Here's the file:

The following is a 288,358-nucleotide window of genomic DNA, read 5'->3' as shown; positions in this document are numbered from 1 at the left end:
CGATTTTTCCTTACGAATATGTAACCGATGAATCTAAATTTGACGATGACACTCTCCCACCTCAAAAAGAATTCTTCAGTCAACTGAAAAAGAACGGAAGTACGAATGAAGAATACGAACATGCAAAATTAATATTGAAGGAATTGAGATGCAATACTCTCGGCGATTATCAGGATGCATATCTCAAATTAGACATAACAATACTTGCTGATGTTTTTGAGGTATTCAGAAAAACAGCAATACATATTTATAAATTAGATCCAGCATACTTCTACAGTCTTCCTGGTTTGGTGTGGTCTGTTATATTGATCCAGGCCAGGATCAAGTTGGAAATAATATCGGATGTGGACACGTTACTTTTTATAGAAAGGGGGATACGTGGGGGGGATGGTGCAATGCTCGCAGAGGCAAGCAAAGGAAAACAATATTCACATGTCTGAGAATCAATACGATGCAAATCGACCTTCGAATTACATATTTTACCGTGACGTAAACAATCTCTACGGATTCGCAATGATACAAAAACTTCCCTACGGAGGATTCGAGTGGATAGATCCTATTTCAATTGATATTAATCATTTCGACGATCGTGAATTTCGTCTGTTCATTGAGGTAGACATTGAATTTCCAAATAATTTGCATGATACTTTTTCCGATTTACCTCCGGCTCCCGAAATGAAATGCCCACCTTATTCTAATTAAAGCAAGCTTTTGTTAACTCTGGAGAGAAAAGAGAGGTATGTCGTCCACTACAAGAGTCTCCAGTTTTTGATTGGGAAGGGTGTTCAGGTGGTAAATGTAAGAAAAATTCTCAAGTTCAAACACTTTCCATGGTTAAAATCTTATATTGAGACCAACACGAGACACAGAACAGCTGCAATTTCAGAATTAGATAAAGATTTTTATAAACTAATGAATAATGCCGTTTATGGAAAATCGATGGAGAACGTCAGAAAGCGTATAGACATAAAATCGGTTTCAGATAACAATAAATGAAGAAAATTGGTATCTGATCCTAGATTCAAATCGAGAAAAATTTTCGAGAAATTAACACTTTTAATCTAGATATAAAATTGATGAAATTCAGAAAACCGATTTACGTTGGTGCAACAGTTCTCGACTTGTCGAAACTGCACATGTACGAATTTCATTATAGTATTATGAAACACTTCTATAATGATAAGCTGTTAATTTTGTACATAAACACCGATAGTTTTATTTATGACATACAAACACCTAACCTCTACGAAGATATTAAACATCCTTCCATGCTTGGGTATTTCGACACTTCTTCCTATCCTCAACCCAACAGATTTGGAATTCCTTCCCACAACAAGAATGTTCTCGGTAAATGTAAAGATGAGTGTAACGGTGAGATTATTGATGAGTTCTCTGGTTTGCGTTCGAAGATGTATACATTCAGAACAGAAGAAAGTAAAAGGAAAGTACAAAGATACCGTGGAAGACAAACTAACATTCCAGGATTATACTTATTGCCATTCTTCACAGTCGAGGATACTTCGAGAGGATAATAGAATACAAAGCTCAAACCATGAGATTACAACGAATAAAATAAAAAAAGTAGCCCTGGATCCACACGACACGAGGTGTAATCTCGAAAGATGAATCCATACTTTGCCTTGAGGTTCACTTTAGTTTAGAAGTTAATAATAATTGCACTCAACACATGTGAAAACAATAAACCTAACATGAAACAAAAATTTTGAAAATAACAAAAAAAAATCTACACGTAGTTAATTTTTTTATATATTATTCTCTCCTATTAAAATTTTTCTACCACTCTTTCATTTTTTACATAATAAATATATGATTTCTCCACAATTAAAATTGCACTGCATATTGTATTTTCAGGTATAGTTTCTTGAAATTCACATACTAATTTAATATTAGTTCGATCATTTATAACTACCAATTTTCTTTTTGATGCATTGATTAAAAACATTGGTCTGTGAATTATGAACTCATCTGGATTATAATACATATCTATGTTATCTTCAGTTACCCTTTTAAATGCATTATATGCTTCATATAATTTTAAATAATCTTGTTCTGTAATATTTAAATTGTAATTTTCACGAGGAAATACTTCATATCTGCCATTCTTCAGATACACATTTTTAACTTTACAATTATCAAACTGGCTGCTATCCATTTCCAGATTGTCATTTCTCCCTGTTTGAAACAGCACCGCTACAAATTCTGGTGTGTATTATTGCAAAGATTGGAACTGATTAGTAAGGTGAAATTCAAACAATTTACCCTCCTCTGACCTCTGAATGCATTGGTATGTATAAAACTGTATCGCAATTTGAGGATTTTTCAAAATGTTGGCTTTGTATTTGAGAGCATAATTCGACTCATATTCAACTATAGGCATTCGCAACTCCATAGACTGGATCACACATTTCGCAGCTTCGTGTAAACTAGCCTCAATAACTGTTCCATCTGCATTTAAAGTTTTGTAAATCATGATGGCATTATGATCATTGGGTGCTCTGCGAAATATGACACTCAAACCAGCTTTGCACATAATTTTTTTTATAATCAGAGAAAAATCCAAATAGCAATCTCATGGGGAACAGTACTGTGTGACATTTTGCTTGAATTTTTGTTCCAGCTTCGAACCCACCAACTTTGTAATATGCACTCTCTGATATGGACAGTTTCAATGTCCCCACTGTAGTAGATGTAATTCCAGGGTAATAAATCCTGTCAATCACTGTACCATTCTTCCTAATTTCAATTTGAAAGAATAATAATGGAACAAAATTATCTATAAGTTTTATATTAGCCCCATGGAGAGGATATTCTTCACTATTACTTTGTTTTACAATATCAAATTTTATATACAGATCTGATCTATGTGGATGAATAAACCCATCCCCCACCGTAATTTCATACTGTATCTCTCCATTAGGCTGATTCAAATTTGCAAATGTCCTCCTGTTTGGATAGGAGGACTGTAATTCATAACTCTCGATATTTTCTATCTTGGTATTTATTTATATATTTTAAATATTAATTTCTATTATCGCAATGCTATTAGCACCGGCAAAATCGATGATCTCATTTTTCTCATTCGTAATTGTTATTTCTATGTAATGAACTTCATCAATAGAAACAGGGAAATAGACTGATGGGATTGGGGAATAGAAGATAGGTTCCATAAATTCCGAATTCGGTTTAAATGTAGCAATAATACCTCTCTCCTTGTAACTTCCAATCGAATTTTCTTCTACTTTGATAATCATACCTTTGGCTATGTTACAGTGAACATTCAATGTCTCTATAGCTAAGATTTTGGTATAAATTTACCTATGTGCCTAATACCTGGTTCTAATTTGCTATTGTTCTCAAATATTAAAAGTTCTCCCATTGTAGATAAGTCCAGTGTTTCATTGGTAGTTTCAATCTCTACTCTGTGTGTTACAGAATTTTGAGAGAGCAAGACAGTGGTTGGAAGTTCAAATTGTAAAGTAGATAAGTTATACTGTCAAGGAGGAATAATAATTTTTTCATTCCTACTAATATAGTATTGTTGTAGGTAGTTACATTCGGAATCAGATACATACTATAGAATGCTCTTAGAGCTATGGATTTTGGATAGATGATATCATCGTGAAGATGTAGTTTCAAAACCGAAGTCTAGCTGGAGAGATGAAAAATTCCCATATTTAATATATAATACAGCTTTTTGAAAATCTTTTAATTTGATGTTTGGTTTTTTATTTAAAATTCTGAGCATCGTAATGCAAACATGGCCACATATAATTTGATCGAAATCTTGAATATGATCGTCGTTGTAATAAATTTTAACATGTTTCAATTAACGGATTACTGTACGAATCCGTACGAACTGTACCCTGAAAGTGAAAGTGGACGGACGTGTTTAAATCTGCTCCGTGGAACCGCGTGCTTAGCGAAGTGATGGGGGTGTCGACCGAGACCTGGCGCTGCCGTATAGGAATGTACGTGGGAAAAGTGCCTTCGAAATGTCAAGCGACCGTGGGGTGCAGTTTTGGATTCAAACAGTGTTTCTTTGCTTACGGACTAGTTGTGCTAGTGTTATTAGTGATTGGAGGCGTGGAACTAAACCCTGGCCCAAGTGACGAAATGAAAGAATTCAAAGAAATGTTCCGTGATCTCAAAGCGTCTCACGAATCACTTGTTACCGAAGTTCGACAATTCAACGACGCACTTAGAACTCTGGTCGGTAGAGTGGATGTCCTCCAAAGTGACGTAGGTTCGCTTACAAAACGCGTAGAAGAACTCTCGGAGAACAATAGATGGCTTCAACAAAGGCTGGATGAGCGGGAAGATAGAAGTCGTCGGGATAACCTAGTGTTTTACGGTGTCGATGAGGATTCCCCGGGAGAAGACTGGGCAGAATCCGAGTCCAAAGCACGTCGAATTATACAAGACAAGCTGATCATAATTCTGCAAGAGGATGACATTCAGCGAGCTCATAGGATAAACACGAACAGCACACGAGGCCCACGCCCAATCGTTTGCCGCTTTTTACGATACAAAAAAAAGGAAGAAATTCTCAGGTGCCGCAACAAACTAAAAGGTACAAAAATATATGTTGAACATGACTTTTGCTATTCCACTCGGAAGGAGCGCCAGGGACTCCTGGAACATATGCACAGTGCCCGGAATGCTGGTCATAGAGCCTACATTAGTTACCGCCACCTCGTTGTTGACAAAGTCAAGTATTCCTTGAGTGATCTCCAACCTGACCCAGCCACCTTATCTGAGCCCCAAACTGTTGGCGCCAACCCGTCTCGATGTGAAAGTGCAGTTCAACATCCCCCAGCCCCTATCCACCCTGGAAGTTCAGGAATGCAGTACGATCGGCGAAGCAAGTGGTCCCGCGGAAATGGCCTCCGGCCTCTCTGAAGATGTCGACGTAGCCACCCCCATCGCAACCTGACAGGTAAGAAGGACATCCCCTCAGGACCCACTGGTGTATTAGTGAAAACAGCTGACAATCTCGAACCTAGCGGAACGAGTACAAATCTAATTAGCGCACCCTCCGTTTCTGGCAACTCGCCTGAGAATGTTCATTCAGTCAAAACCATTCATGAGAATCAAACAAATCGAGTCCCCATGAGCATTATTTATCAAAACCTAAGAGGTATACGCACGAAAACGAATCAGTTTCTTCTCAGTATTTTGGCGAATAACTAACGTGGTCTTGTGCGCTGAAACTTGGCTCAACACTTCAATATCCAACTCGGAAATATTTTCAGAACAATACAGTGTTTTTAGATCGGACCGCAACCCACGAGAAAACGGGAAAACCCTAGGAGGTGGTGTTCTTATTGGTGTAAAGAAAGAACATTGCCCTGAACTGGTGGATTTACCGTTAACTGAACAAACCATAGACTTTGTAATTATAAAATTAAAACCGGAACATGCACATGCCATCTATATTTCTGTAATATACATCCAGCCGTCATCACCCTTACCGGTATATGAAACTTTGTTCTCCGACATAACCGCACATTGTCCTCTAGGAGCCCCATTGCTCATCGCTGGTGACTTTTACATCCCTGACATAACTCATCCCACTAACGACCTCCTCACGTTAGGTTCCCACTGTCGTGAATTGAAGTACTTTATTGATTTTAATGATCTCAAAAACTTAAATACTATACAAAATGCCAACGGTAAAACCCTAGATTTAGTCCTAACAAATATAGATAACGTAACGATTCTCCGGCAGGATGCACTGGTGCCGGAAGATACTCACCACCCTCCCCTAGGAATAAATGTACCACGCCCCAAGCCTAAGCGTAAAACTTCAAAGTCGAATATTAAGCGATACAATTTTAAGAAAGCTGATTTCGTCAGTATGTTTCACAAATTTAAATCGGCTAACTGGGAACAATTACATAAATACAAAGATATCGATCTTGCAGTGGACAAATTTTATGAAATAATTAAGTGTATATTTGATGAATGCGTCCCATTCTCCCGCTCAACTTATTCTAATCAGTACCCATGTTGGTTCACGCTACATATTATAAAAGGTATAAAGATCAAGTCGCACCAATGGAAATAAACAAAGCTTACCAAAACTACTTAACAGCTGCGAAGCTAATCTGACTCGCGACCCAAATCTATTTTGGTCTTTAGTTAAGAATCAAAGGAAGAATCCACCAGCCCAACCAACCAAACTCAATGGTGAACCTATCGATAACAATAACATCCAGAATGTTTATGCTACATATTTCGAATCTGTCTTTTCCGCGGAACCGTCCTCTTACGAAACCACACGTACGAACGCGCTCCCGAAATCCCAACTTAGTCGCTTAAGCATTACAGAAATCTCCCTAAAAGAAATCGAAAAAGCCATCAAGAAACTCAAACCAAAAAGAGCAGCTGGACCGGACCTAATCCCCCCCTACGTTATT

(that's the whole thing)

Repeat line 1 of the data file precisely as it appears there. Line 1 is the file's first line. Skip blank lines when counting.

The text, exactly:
The following is a 288,358-nucleotide window of genomic DNA, read 5'->3' as shown; positions in this document are numbered from 1 at the left end: